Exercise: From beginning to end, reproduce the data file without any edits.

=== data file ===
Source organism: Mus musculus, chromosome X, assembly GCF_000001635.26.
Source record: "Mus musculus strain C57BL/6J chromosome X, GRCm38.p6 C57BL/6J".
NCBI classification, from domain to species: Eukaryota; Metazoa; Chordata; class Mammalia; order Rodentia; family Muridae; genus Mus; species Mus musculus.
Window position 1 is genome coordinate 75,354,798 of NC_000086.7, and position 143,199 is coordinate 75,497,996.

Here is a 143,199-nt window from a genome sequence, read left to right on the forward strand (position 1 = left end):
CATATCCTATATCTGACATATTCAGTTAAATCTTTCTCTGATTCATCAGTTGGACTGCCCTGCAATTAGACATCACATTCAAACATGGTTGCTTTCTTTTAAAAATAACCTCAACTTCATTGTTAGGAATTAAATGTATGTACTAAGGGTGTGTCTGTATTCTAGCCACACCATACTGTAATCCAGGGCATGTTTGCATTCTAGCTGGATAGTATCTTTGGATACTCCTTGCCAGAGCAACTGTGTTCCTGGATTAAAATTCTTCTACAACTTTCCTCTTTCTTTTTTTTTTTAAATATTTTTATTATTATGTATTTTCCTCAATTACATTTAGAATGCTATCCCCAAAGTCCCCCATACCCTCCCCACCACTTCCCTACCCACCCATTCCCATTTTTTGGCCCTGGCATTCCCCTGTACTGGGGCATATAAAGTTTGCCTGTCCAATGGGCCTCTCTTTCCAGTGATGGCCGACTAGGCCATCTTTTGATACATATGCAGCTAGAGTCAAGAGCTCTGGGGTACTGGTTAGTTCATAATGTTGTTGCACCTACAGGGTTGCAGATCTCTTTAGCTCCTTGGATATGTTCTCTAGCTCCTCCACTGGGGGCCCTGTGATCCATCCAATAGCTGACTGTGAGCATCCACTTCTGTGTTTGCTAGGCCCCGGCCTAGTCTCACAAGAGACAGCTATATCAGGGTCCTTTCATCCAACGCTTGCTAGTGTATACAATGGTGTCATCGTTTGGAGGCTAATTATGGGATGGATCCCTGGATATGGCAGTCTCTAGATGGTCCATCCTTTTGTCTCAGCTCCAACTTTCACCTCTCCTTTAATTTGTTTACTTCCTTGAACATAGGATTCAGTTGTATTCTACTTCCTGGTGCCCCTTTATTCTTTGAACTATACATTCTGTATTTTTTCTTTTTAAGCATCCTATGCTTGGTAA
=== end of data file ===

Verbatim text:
Source organism: Mus musculus, chromosome X, assembly GCF_000001635.26.
Source record: "Mus musculus strain C57BL/6J chromosome X, GRCm38.p6 C57BL/6J".
NCBI classification, from domain to species: Eukaryota; Metazoa; Chordata; class Mammalia; order Rodentia; family Muridae; genus Mus; species Mus musculus.
Window position 1 is genome coordinate 75,354,798 of NC_000086.7, and position 143,199 is coordinate 75,497,996.

Here is a 143,199-nt window from a genome sequence, read left to right on the forward strand (position 1 = left end):
CATATCCTATATCTGACATATTCAGTTAAATCTTTCTCTGATTCATCAGTTGGACTGCCCTGCAATTAGACATCACATTCAAACATGGTTGCTTTCTTTTAAAAATAACCTCAACTTCATTGTTAGGAATTAAATGTATGTACTAAGGGTGTGTCTGTATTCTAGCCACACCATACTGTAATCCAGGGCATGTTTGCATTCTAGCTGGATAGTATCTTTGGATACTCCTTGCCAGAGCAACTGTGTTCCTGGATTAAAATTCTTCTACAACTTTCCTCTTTCTTTTTTTTTTTAAATATTTTTATTATTATGTATTTTCCTCAATTACATTTAGAATGCTATCCCCAAAGTCCCCCATACCCTCCCCACCACTTCCCTACCCACCCATTCCCATTTTTTGGCCCTGGCATTCCCCTGTACTGGGGCATATAAAGTTTGCCTGTCCAATGGGCCTCTCTTTCCAGTGATGGCCGACTAGGCCATCTTTTGATACATATGCAGCTAGAGTCAAGAGCTCTGGGGTACTGGTTAGTTCATAATGTTGTTGCACCTACAGGGTTGCAGATCTCTTTAGCTCCTTGGATATGTTCTCTAGCTCCTCCACTGGGGGCCCTGTGATCCATCCAATAGCTGACTGTGAGCATCCACTTCTGTGTTTGCTAGGCCCCGGCCTAGTCTCACAAGAGACAGCTATATCAGGGTCCTTTCATCCAACGCTTGCTAGTGTATACAATGGTGTCATCGTTTGGAGGCTAATTATGGGATGGATCCCTGGATATGGCAGTCTCTAGATGGTCCATCCTTTTGTCTCAGCTCCAACTTTCACCTCTCCTTTAATTTGTTTACTTCCTTGAACATAGGATTCAGTTGTATTCTACTTCCTGGTGCCCCTTTATTCTTTGAACTATACATTCTGTATTTTTTCTTTTTAAGCATCCTATGCTTGGTAA